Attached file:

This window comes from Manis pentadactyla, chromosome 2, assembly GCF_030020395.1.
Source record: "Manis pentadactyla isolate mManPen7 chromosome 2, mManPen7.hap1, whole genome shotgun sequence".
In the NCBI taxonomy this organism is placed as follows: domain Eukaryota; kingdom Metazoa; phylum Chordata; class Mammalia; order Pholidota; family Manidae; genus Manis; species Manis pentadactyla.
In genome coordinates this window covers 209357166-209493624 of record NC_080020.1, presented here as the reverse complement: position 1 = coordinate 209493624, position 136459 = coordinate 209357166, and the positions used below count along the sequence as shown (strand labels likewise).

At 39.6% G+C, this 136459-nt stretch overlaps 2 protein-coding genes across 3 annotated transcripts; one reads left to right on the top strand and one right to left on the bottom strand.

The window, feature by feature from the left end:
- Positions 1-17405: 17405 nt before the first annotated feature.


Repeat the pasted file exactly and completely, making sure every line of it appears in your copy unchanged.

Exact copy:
This window comes from Manis pentadactyla, chromosome 2, assembly GCF_030020395.1.
Source record: "Manis pentadactyla isolate mManPen7 chromosome 2, mManPen7.hap1, whole genome shotgun sequence".
In the NCBI taxonomy this organism is placed as follows: domain Eukaryota; kingdom Metazoa; phylum Chordata; class Mammalia; order Pholidota; family Manidae; genus Manis; species Manis pentadactyla.
In genome coordinates this window covers 209357166-209493624 of record NC_080020.1, presented here as the reverse complement: position 1 = coordinate 209493624, position 136459 = coordinate 209357166, and the positions used below count along the sequence as shown (strand labels likewise).

At 39.6% G+C, this 136459-nt stretch overlaps 2 protein-coding genes across 3 annotated transcripts; one reads left to right on the top strand and one right to left on the bottom strand.

The window, feature by feature from the left end:
- Positions 1-17405: 17405 nt before the first annotated feature.